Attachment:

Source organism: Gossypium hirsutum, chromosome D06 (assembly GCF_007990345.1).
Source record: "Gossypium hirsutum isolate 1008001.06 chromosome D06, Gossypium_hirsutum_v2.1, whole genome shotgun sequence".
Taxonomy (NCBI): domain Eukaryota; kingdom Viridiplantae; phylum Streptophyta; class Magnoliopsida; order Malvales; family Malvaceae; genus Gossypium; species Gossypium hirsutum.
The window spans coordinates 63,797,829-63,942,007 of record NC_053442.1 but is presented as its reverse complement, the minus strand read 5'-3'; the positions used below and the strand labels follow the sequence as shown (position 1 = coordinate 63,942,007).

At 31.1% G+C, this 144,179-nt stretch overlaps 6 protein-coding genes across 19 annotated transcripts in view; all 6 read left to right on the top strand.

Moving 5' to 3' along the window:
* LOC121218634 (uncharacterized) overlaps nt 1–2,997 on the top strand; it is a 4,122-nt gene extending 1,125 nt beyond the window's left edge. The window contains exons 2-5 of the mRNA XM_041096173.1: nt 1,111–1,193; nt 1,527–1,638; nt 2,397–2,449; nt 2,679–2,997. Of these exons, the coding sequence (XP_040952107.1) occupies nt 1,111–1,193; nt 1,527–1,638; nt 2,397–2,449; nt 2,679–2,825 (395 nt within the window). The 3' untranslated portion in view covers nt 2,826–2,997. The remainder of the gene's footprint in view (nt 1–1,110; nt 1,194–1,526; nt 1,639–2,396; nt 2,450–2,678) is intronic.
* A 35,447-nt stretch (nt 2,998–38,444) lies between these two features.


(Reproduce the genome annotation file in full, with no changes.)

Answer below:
Source organism: Gossypium hirsutum, chromosome D06 (assembly GCF_007990345.1).
Source record: "Gossypium hirsutum isolate 1008001.06 chromosome D06, Gossypium_hirsutum_v2.1, whole genome shotgun sequence".
Taxonomy (NCBI): domain Eukaryota; kingdom Viridiplantae; phylum Streptophyta; class Magnoliopsida; order Malvales; family Malvaceae; genus Gossypium; species Gossypium hirsutum.
The window spans coordinates 63,797,829-63,942,007 of record NC_053442.1 but is presented as its reverse complement, the minus strand read 5'-3'; the positions used below and the strand labels follow the sequence as shown (position 1 = coordinate 63,942,007).

At 31.1% G+C, this 144,179-nt stretch overlaps 6 protein-coding genes across 19 annotated transcripts in view; all 6 read left to right on the top strand.

Moving 5' to 3' along the window:
* LOC121218634 (uncharacterized) overlaps nt 1–2,997 on the top strand; it is a 4,122-nt gene extending 1,125 nt beyond the window's left edge. The window contains exons 2-5 of the mRNA XM_041096173.1: nt 1,111–1,193; nt 1,527–1,638; nt 2,397–2,449; nt 2,679–2,997. Of these exons, the coding sequence (XP_040952107.1) occupies nt 1,111–1,193; nt 1,527–1,638; nt 2,397–2,449; nt 2,679–2,825 (395 nt within the window). The 3' untranslated portion in view covers nt 2,826–2,997. The remainder of the gene's footprint in view (nt 1–1,110; nt 1,194–1,526; nt 1,639–2,396; nt 2,450–2,678) is intronic.
* A 35,447-nt stretch (nt 2,998–38,444) lies between these two features.